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  • Principal Investigator: Kelly Howells
  • 1 September 2021 to 30 June 2022
  • Project No: 520
  • Funding round: FR1


Community Pharmacies are based in high street stores, supermarkets and sometimes next door to the doctor’s surgery. Community pharmacists’ job roles have changed over the last 15 years to include ill health prevention (such as vaccinations) and general health advice. As pharmacies are often based in villages, towns and cities, they are often easy to reach and may be easier to access than a General Practitioner (GP) as no appointment is needed and opening hours are often longer. Due to their location and long opening hours, community pharmacists are ideally placed to support the most disadvantaged and marginalised (e.g. those experiencing homelessness, living in deprived areas, traveller, sex workers, people who do not speak English or ethnic minority groups), who often experience health inequality. Health inequalities are about difference in the condition of people’s health. For example, someone who is living in poverty is likely to die 15 years earlier than someone who is wealthy. While there are many reasons why this is the case, research shows marginalised groups are more likely to struggle to get an appointment with a GP or may feel they cannot get an appointment, which negatively impacts their health. This is particularly the case since COVID-19, as GPs have mainly provided healthcare advice over the phone, but not all marginalised groups may have a phone. Community pharmacists and their teams (which include technicians and dispensers) have continued to provide face-to-face support but recent research shows that some pharmacy teams lack the skills, knowledge and resources to deliver this support. This research project aims to look at the experiences of community pharmacy teams so we can improve our understanding of that they need to support marginalised groups in accessing care for their health needs.

Aims of the research

We aim to explore how community pharmacy teams support marginalised groups to access healthcare and if they need more help than community pharmacy teams can provide, to be able to enable this.

We also aim to find out if and how, community pharmacy teams work together with GPs and nurses and other healthcare professionals to provide this care.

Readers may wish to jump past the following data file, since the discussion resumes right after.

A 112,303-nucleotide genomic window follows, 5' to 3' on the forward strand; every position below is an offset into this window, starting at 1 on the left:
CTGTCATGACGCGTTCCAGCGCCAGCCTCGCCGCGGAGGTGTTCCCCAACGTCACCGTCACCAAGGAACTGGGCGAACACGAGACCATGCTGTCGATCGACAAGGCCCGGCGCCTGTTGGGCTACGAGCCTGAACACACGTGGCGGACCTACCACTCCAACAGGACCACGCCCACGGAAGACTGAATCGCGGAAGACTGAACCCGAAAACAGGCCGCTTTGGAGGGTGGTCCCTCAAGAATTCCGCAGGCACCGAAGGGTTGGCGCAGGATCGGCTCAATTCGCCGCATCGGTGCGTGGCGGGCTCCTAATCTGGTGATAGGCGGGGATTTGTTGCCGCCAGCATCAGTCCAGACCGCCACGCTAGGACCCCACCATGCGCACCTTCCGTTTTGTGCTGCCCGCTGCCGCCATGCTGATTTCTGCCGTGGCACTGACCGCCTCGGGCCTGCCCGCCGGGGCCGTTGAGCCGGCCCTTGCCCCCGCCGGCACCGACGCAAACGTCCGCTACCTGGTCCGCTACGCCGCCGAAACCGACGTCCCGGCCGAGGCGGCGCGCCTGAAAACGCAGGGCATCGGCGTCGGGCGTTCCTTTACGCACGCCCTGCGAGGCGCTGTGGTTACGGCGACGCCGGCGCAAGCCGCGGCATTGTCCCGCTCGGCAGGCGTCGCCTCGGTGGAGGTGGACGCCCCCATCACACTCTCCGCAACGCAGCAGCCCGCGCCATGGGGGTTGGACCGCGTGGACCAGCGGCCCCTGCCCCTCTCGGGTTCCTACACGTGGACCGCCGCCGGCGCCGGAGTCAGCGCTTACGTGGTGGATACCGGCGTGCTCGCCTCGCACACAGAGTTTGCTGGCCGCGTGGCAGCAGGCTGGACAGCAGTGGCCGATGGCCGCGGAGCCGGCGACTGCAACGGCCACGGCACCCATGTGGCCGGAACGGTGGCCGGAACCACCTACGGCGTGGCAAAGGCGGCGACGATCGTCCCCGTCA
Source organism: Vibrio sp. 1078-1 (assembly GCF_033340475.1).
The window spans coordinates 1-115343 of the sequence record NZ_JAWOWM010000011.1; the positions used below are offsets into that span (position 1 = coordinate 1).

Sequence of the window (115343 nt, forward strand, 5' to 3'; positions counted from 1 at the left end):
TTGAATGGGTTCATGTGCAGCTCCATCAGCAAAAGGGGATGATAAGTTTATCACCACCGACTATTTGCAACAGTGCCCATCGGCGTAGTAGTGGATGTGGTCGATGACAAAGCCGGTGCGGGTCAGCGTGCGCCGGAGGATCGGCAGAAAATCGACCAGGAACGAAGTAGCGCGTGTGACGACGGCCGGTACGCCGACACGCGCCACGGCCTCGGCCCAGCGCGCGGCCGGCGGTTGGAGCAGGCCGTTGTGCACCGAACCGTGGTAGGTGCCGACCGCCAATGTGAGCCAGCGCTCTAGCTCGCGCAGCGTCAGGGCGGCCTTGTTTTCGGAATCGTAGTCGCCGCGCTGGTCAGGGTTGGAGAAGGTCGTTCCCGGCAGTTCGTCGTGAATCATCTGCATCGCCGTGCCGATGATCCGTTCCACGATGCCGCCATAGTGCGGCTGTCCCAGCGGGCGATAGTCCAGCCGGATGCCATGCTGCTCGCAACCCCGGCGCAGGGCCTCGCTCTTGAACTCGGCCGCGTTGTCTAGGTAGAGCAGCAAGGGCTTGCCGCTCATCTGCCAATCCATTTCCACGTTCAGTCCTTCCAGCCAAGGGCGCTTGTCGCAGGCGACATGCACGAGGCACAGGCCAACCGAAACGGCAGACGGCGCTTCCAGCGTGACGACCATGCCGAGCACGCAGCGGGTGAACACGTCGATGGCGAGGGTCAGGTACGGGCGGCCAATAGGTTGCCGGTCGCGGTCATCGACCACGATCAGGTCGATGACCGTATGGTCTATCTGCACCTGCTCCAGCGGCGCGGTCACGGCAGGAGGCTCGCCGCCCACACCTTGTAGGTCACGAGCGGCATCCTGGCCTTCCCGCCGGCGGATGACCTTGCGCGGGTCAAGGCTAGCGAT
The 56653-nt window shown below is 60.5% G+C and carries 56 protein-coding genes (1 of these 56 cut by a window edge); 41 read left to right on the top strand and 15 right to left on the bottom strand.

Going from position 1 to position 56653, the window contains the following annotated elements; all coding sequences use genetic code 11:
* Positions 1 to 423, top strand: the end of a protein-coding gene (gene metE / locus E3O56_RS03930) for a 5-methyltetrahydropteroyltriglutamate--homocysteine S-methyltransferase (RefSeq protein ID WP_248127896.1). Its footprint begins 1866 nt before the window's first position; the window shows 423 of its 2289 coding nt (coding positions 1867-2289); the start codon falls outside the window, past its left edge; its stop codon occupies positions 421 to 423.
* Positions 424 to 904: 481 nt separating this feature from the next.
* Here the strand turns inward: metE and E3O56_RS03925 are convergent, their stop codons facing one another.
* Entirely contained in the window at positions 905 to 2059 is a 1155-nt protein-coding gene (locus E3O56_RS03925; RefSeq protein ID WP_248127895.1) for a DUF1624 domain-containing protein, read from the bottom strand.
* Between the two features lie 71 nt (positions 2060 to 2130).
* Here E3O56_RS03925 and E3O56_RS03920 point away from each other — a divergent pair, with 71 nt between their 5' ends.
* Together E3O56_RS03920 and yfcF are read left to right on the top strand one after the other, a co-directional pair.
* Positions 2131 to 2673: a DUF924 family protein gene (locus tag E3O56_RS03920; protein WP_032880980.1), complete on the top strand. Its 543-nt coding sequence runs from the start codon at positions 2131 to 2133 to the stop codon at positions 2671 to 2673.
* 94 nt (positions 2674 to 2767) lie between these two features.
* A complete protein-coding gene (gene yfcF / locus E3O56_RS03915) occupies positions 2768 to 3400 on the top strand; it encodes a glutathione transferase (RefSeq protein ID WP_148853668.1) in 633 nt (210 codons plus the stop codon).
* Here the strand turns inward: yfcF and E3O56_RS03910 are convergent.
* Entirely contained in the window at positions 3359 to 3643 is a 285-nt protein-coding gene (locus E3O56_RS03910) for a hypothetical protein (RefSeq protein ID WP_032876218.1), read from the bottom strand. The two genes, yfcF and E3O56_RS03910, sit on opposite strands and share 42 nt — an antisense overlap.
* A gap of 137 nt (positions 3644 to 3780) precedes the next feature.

Design and method

The research aims to interview the community pharmacy team, including pharmacy technicians, dispensers and assistants, GPs, nurses and other members of primary care teams (e.g. healthcare assistants, community nurse teams) and members of the primary care networks about working with marginalised groups and deprived communities. We aim to recruit approximately 35 healthcare workers in total. This research will include pharmacies across the North of England due to higher levels of deprivation and inequality.

Patient and public involvement

We will work with a group of pharmacists based in the NIHR Patient Safety and Translational Research Centre at the University of Manchester to discuss the research aims, recruitment, analysis and dissemination. We will also work with Groundswell, a homeless charity who support the Health Now Network and the Vulnerable Adults and Homelessness Community Nurse Team (VAHCN) in Bolton. Based in Manchester and Newcastle, Groundswell will help establish contracts with pharmacists in deprived areas to recruit to the research study. The VAHCN team will also help the team make connections with community pharmacists in their local area.


We will discuss our findings with the NIHR PSTRC Pharmacy Collaborative Group, pharmacists recruited to participate in the research and local policy makers, such as Primary Care Networks, to discuss how best to communicate our research results. This will likely include research papers and reports. We intend to use this research to inform a bigger research bid to test different ways we can help pharmacists support marginalised groups.


Caroline Sanders


Amount awarded: £48,797

Projects by themes

We have grouped projects under the five SPCR themes in this document

Evidence synthesis working group

The collaboration will be conducting 18 high impact systematic reviews, under four workstreams.